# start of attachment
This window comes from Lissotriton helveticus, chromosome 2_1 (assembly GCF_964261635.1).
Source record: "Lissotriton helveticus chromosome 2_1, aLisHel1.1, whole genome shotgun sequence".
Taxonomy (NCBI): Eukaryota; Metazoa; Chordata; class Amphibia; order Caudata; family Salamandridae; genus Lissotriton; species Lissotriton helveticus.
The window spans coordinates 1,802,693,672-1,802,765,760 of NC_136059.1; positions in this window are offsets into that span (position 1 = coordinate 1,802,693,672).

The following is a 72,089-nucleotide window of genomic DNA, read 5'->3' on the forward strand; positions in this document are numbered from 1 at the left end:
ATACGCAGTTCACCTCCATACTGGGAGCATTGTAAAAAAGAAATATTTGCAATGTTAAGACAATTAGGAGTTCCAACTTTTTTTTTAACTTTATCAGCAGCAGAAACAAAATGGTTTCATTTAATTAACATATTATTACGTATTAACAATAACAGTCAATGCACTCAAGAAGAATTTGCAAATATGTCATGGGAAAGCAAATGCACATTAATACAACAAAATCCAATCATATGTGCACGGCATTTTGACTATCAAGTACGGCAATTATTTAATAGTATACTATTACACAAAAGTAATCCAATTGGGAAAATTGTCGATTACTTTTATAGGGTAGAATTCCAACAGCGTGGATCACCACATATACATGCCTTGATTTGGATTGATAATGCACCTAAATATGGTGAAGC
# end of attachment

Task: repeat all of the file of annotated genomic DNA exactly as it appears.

This window comes from Lissotriton helveticus, chromosome 2_1 (assembly GCF_964261635.1).
Source record: "Lissotriton helveticus chromosome 2_1, aLisHel1.1, whole genome shotgun sequence".
Taxonomy (NCBI): Eukaryota; Metazoa; Chordata; class Amphibia; order Caudata; family Salamandridae; genus Lissotriton; species Lissotriton helveticus.
The window spans coordinates 1,802,693,672-1,802,765,760 of NC_136059.1; positions in this window are offsets into that span (position 1 = coordinate 1,802,693,672).

The following is a 72,089-nucleotide window of genomic DNA, read 5'->3' on the forward strand; positions in this document are numbered from 1 at the left end:
ATACGCAGTTCACCTCCATACTGGGAGCATTGTAAAAAAGAAATATTTGCAATGTTAAGACAATTAGGAGTTCCAACTTTTTTTTTAACTTTATCAGCAGCAGAAACAAAATGGTTTCATTTAATTAACATATTATTACGTATTAACAATAACAGTCAATGCACTCAAGAAGAATTTGCAAATATGTCATGGGAAAGCAAATGCACATTAATACAACAAAATCCAATCATATGTGCACGGCATTTTGACTATCAAGTACGGCAATTATTTAATAGTATACTATTACACAAAAGTAATCCAATTGGGAAAATTGTCGATTACTTTTATAGGGTAGAATTCCAACAGCGTGGATCACCACATATACATGCCTTGATTTGGATTGATAATGCACCTAAATATGGTGAAGC